GlaxoSmithKline’s (GSK) scrutiny in China – by the Chinese government – dominated the headlines in July (see here for a prior post).

Shortly thereafter, many began to question the motivations of the Chinese government in investigating GSK and several other multinational pharmaceutical companies operating in China.  Did the Chinese government have pure motivations?  Or was there something else going on as the scrutiny was occurring at the same general time the Chinese government was seeking price concessions from multinational pharma companies in an effort to make healthcare more affordable for its citizens

See here from Bloomberg, here from Reuters.

The general issue gained plenty of traction in the blogosphere and editorial pages.

See here (“The decision of the Chinese government to act against Glaxo is likely motivated by a desire to make a strategic example of an international pharma company in China”).

See here  (“With national healthcare expenses expected to reach $1 trillion annually by the end of the decade, China is looking for ways to reduce costs.  The country’s National Development and Reform Commission has targeted the drug pricing policies of GSK, Merck, Novartis, Baxter, Astellas Pharma and almost 60 other international drug manufacturers for investigation. [...] Growing drug costs in China thus appear to have provided the Chinese government with the motivation to institute and “go public” with the GSK investigation, as well widening the probe into other pharmaceutical companies.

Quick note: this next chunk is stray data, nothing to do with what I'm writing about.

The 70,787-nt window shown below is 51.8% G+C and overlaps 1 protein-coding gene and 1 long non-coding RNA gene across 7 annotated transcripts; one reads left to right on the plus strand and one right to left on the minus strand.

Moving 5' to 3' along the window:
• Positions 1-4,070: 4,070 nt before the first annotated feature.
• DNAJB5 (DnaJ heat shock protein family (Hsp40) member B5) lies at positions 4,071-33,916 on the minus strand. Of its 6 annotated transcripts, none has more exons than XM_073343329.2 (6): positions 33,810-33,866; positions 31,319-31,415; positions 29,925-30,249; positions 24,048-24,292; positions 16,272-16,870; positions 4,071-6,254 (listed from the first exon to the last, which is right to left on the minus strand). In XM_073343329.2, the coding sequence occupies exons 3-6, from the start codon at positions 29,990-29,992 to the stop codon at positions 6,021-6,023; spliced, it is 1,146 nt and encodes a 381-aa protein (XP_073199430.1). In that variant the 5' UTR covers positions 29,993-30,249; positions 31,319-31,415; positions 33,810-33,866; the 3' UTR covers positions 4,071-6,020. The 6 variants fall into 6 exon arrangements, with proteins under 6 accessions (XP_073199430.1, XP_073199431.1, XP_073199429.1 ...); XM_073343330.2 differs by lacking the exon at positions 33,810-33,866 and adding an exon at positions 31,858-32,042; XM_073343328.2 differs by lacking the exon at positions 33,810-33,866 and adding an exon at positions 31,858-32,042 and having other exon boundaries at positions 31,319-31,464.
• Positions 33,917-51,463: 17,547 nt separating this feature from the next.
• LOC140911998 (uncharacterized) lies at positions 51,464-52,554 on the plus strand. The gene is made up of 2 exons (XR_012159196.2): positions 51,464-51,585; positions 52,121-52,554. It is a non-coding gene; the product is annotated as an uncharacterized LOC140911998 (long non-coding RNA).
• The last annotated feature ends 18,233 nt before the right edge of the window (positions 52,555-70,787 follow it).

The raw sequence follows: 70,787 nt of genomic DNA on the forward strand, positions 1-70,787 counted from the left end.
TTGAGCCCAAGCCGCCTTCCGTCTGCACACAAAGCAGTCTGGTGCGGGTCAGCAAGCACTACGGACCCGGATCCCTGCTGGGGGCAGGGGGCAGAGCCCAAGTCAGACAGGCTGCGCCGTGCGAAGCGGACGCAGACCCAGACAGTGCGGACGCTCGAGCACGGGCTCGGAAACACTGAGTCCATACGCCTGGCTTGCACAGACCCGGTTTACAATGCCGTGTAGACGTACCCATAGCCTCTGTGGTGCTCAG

See here (“Still to be seen, however, is what’s motivating the crackdown. Drug makers have faced increasing pressure by Beijing to cut prices and share intellectual property, but neither aim should be accomplished through prosecuting bribery.”)

If GSK and other foreign firms operating in China did indeed violate Chinese law, should the real motivations of the Chinese government in investigating GSK and other companies even matter?  What if the motivations of the Chinese government are less than pure?

Bringing the question home, if a company subject to the FCPA violates the law, should the real motivations of the U.S. government in bringing an enforcement action even matter?  Are the motivations of our government always pure when it comes to FCPA enforcement?  After all, the lack of FCPA anti-bribery charges against Siemens and BAE was hardly pure.  The DOJ’s sentencing memorandum in those cases make clear that the settlements were structured in such a way as to avoid debarment issues for the company (and for the U.S. government).  That is hardly a pure motivation for enforcing a law.

The mysterious end to the James Giffen enforcement action (see here for the prior post) – in which he asserted a public authority defense and that his actions were undertaken with the knowledge and approval of the highest levels of U.S. government – was hardly pure.

Impure motives are improve motives whether the impurity leads to lax enforcement or aggressive enforcement.